A gas mixture of N.sub.2 and NO containing 0.992% NO was fed into a reaction tube from an inlet thereof at ambient temperature and then said gas passed downwardly through the tube where the stream of said gas mixture was irradiated by a microwave of 2450MHz 100W. The resulting gas was introduced immediately into a Mass Spectrometer, without passing through a cold trap. The influence of pressure and temperature on the rate of decomposition of NO is shown in Tables 3 and 4, respectively (where A and B have the same meaning as in Example 1):
TABLE 3______________________________________ Flow rate of Decomposi-Pressure gas mixture Mass Ampere of NO tion rate(mmHg) (ml/min) A B of NO (%)______________________________________24.1 3170 2.45.times.10.sup.-10 2.14.times.10.sup.-10 12.714.3 1880 185 0.128.times.10.sup.-10 93.17.8 1030 1.10-10.sup.-10 0.12.times.10.sup.-10 89.13.4 450 0.407.times.10.sup.-10 0.12.times.10.sup.-10 70.6______________________________________
TABLE 4__________________________________________________________________________ Flow rate Decom-Feed of gas positionTemperature Pressure Mixture Mass Ampere of NO rate of( (mmHg) (ml/min) A B NO %__________________________________________________________________________28,45 13.7 1800 1.71.times.10.sup.-10 -- 028 " " " 0.09.times.10.sup.-10 94.730 " " " 0.137.times.10.sup.-10 92.040 " " " 0.098.times.10.sup.-10 94.345 " " " 0.076.times.10.sup.-10 95.6__________________________________________________________________________
Nitrogen, nitrogen oxide NO and oxygen and/or carbon-dioxide were fed into a reaction tube from an inlet thereof at ambient temperature and then said gases passed downwardly through the tube where the stream of said gas mixture was irradiated by a microwave of 2450MHz 130-140W. The Mass Ampere of NO before microwave radiation at 28 to be 1.71.times.10.sup.-10. The reacted gas is introduced immediately into a Mass Spectrometer, without passing through a cold trap. The results are shown in Table 5, where A and B have the same meaning as in Example 1:
TABLE 5__________________________________________________________________________ Decom- positionExampleFlow rate of gases (ml/min) Mass Ampere of NO rate ofNo. N.sub.2 NO SO.sub.2 O.sub.2 CO.sub.2 A B N0 (%)__________________________________________________________________________5 810 7.2 -- 0 -- 4.5.times.10.sup.-9 0 (0.88%)6 810 7.2 -- 9.8 -- 4.5.times.10.sup.-9 0times.10.sup.-9 100 (0.88%) (0.6%)7 800 7.2 -- 11.0 -- 4times.10.sup.-9 0.2.times.10.sup.-9 95 (0.88%) (1.4%)8 800 7.2 -- 13.5 -- 3.33.times.10.sup.-9 0.5.times.10.sup.-9 85 (0.88%) (1.7%)9 800 7.2 -- 14.5 -- 3.25.times.10.sup.-9 0.65.times.10.sup.-9 80 (0.88%) (1.8%)10 790 7.2 -- 16.0 -- 3.13.times.10.sup.-9 0.75.times.10.sup.-9 76 (0.88%) (2.0%)11 790 7.2 -- 17.0 -- 3.00.times.10.sup.-9 0.75.times.10.sup.-9 75 (0.88%) (2.2%)12 760 7.1 -- 13.5 27.2 2.88.times.10.sup.-9 0.95.times.10.sup.-9 67 (0.86%) (1.8%) (3.3%)13 790 7.1 -- 12.5 10.7 2.27.times.10.sup.-9 0.50.times.10.sup.-9 78 (0.86%) (1.6%) (1.3%)14 800 7.1 -- 12.0 5.9 2.22.times.10.sup.-9 0.40.times.10.sup.-9 82 (0.86%) (1.5%) (0.7%)15 810 7.1 -- 10.5 0 2.50.times.10.sup.-9 0.05.times.10.sup.-9 98 (0.86%) (1.3%)16 820 7.1 -- 0 0 2.25.times.10.sup.-9 0.0 100 (0.86%)17 820 7.1 -- 0 0 2.25.times.10.sup.-9 0__________________________________________________________________________ Note: Pressure 7mm Hg Feed Temperature: ambient Decomposition rate of NO is corrected value. In this calculation, the values of A are corrected basing on the value of N.sub.2 measured. ##STR16##The data in Table 5 indicate that the decomposition rate of NO graduallydecreases as the oxygen content of the gas mixture increases. Inaddition, the data shows that the NO decomposition rate graduallyincreases as the sum of the oxygen and carbon dioxide contents decreases.The data in Example 2 indicates that the presence of carbon dioxide byitself (i.e., without oxygen) does not affect the decomposition rate ofNO. In short, the data in Tables 2 and 5 indicate that the presentinvention can tolerate the presence of carbon dioxide alone or smallamounts of oxygen alone or small amounts of oxygen and carbon dioxide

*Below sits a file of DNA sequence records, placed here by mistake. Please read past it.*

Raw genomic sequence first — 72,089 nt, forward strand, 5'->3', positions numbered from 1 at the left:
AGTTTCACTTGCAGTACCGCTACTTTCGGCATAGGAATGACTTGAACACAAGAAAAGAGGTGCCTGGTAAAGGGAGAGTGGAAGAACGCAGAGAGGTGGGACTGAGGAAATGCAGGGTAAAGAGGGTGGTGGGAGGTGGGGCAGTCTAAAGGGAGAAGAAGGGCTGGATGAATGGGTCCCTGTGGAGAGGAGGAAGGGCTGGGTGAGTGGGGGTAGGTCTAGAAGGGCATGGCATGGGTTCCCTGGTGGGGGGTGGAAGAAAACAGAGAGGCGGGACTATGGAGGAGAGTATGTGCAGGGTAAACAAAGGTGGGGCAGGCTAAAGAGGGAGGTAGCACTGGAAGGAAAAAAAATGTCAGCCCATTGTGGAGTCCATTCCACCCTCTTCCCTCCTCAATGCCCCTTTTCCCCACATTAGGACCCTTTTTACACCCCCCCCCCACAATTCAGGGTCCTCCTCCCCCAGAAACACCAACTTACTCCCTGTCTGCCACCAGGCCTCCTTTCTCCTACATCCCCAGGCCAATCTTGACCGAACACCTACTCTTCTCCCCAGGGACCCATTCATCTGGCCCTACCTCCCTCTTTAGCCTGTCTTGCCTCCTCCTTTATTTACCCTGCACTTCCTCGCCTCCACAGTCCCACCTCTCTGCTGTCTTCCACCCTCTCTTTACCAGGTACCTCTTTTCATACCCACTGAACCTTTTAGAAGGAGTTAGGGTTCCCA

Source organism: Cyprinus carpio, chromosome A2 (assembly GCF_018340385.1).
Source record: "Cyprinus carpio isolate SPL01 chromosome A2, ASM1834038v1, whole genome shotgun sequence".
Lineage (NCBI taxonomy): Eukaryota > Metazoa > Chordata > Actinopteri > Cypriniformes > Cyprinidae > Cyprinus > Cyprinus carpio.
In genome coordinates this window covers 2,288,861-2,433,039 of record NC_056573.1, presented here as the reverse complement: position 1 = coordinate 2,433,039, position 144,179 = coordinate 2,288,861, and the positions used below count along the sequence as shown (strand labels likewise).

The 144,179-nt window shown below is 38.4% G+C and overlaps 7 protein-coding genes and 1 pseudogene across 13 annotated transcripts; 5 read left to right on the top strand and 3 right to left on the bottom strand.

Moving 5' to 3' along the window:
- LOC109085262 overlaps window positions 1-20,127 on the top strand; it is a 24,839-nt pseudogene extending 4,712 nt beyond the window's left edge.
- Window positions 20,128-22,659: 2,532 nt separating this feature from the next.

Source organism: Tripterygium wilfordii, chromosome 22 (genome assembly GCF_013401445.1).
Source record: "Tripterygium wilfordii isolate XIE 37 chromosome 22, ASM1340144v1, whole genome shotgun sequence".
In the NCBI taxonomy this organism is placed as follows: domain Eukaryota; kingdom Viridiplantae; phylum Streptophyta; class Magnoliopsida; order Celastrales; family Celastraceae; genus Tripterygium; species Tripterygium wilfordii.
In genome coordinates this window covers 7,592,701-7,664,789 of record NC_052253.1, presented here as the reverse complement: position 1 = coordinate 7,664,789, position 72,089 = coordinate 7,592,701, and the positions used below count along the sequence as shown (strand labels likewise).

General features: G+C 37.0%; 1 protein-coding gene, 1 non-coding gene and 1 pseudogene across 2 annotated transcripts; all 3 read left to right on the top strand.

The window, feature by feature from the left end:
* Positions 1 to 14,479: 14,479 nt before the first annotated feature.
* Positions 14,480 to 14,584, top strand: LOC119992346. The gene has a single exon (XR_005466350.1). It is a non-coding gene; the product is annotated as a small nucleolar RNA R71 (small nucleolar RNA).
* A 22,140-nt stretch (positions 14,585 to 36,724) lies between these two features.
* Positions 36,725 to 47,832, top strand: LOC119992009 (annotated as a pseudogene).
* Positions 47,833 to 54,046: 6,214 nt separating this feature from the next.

The foregoing examples illustrate that NO.sub.x can be effectively removed in one operation at yields of more than 90% in a single operation according to the present invention.